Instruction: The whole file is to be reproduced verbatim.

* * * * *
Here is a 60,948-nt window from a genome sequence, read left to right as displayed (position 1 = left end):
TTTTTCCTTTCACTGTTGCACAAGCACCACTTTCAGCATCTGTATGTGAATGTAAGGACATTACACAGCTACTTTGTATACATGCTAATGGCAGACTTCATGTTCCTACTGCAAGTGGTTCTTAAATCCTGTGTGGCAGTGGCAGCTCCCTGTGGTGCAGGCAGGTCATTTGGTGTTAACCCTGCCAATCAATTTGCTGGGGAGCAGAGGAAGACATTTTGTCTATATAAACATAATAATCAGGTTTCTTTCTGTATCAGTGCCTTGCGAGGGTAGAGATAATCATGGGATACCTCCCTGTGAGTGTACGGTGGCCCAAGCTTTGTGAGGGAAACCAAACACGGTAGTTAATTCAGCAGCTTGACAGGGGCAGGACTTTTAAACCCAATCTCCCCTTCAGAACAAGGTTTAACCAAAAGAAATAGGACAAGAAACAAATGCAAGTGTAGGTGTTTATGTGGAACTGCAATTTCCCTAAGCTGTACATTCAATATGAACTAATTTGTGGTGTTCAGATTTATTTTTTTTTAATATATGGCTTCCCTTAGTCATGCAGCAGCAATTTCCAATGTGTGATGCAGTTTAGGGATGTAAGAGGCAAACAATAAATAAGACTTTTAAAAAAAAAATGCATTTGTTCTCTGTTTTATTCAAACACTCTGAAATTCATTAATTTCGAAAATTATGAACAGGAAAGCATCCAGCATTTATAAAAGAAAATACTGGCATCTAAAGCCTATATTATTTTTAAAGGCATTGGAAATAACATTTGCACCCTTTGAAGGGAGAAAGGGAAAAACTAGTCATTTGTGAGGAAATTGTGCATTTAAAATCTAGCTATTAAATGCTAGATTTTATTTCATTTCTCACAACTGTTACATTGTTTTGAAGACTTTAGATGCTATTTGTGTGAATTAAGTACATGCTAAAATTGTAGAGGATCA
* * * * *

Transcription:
Here is a 60,948-nt window from a genome sequence, read left to right as displayed (position 1 = left end):
TTTTTCCTTTCACTGTTGCACAAGCACCACTTTCAGCATCTGTATGTGAATGTAAGGACATTACACAGCTACTTTGTATACATGCTAATGGCAGACTTCATGTTCCTACTGCAAGTGGTTCTTAAATCCTGTGTGGCAGTGGCAGCTCCCTGTGGTGCAGGCAGGTCATTTGGTGTTAACCCTGCCAATCAATTTGCTGGGGAGCAGAGGAAGACATTTTGTCTATATAAACATAATAATCAGGTTTCTTTCTGTATCAGTGCCTTGCGAGGGTAGAGATAATCATGGGATACCTCCCTGTGAGTGTACGGTGGCCCAAGCTTTGTGAGGGAAACCAAACACGGTAGTTAATTCAGCAGCTTGACAGGGGCAGGACTTTTAAACCCAATCTCCCCTTCAGAACAAGGTTTAACCAAAAGAAATAGGACAAGAAACAAATGCAAGTGTAGGTGTTTATGTGGAACTGCAATTTCCCTAAGCTGTACATTCAATATGAACTAATTTGTGGTGTTCAGATTTATTTTTTTTTAATATATGGCTTCCCTTAGTCATGCAGCAGCAATTTCCAATGTGTGATGCAGTTTAGGGATGTAAGAGGCAAACAATAAATAAGACTTTTAAAAAAAAAATGCATTTGTTCTCTGTTTTATTCAAACACTCTGAAATTCATTAATTTCGAAAATTATGAACAGGAAAGCATCCAGCATTTATAAAAGAAAATACTGGCATCTAAAGCCTATATTATTTTTAAAGGCATTGGAAATAACATTTGCACCCTTTGAAGGGAGAAAGGGAAAAACTAGTCATTTGTGAGGAAATTGTGCATTTAAAATCTAGCTATTAAATGCTAGATTTTATTTCATTTCTCACAACTGTTACATTGTTTTGAAGACTTTAGATGCTATTTGTGTGAATTAAGTACATGCTAAAATTGTAGAGGATCA